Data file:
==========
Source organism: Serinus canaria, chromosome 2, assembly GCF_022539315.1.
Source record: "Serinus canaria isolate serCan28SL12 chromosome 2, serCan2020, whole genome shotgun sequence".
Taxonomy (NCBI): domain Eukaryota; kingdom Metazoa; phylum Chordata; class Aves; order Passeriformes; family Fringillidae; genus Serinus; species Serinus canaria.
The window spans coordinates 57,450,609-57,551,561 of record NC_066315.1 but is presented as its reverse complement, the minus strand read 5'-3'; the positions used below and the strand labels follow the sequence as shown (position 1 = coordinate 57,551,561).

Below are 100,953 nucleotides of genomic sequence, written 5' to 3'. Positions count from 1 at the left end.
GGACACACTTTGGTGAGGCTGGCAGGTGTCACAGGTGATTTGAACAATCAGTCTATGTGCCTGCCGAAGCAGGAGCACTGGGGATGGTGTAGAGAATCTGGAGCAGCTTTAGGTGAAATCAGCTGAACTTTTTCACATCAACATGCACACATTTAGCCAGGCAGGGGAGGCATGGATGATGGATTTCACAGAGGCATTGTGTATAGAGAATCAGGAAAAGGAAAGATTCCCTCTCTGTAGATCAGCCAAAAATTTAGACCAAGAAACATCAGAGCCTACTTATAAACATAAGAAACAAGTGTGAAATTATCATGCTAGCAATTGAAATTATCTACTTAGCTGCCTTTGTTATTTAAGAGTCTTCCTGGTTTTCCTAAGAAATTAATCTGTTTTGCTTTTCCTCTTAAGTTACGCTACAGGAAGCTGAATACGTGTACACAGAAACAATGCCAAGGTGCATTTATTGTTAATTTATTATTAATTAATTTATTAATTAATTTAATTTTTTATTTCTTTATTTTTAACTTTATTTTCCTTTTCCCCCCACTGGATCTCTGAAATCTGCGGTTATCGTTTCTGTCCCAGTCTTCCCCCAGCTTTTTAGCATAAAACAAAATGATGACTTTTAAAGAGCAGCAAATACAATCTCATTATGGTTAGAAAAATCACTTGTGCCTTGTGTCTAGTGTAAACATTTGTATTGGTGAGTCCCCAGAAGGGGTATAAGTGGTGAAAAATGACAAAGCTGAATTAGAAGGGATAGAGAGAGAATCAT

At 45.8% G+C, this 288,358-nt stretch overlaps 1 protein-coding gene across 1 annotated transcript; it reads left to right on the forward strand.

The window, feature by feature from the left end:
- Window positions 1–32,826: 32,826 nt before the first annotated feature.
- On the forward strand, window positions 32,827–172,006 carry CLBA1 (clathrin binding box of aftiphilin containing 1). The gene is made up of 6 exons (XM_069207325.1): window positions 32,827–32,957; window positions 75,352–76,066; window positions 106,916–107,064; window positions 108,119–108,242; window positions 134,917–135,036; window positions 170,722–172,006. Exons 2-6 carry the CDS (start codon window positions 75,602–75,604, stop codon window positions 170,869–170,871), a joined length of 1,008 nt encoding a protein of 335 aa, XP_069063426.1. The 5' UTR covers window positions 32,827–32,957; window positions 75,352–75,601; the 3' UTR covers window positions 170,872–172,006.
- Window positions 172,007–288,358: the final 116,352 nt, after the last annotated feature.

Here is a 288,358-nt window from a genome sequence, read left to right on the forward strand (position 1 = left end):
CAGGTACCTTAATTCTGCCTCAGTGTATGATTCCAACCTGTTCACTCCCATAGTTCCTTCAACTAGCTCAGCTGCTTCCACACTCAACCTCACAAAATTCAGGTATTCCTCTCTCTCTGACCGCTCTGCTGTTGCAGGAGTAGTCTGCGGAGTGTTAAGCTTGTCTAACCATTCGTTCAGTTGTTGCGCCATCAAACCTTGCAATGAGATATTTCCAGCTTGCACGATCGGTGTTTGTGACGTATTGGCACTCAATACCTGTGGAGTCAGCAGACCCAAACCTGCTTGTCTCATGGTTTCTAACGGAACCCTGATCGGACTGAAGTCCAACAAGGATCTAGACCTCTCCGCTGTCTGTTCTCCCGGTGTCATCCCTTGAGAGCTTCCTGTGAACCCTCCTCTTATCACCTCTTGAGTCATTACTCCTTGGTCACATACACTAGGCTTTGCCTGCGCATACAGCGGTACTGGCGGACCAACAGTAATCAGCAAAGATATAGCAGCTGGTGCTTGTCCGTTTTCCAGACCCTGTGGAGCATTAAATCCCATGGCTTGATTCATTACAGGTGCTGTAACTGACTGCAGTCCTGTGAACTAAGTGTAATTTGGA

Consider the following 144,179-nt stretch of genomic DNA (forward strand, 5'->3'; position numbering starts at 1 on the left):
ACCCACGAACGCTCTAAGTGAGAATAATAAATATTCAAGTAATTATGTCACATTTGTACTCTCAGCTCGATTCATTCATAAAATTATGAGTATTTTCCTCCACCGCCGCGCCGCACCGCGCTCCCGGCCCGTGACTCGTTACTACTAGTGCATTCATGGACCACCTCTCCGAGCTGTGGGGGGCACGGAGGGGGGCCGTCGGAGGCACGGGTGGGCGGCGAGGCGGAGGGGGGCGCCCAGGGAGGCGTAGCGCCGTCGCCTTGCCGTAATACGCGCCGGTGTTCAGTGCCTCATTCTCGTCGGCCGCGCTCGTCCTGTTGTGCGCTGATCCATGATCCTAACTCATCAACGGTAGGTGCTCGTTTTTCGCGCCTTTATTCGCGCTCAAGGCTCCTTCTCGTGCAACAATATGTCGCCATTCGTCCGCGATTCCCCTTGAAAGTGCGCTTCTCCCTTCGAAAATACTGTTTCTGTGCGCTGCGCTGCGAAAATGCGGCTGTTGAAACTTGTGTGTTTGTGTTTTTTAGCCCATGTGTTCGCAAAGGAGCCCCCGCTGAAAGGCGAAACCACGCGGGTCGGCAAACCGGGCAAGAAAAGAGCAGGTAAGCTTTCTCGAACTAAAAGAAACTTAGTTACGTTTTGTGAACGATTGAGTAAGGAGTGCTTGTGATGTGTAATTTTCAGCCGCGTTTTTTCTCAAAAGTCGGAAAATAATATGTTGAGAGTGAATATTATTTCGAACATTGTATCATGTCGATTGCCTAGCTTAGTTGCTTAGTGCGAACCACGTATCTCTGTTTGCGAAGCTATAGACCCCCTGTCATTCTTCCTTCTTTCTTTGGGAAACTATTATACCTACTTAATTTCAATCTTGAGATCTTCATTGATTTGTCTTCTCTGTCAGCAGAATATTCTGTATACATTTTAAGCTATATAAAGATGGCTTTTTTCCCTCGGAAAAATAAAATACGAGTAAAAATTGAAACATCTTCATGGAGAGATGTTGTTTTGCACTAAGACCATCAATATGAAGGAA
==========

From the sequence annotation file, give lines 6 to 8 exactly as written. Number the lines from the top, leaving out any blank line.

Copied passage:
GGACACACTTTGGTGAGGCTGGCAGGTGTCACAGGTGATTTGAACAATCAGTCTATGTGCCTGCCGAAGCAGGAGCACTGGGGATGGTGTAGAGAATCTGGAGCAGCTTTAGGTGAAATCAGCTGAACTTTTTCACATCAACATGCACACATTTAGCCAGGCAGGGGAGGCATGGATGATGGATTTCACAGAGGCATTGTGTATAGAGAATCAGGAAAAGGAAAGATTCCCTCTCTGTAGATCAGCCAAAAATTTAGACCAAGAAACATCAGAGCCTACTTATAAACATAAGAAACAAGTGTGAAATTATCATGCTAGCAATTGAAATTATCTACTTAGCTGCCTTTGTTATTTAAGAGTCTTCCTGGTTTTCCTAAGAAATTAATCTGTTTTGCTTTTCCTCTTAAGTTACGCTACAGGAAGCTGAATACGTGTACACAGAAACAATGCCAAGGTGCATTTATTGTTAATTTATTATTAATTAATTTATTAATTAATTTAATTTTTTATTTCTTTATTTTTAACTTTATTTTCCTTTTCCCCCCACTGGATCTCTGAAATCTGCGGTTATCGTTTCTGTCCCAGTCTTCCCCCAGCTTTTTAGCATAAAACAAAATGATGACTTTTAAAGAGCAGCAAATACAATCTCATTATGGTTAGAAAAATCACTTGTGCCTTGTGTCTAGTGTAAACATTTGTATTGGTGAGTCCCCAGAAGGGGTATAAGTGGTGAAAAATGACAAAGCTGAATTAGAAGGGATAGAGAGAGAATCAT

At 45.8% G+C, this 288,358-nt stretch overlaps 1 protein-coding gene across 1 annotated transcript; it reads left to right on the forward strand.

The window, feature by feature from the left end: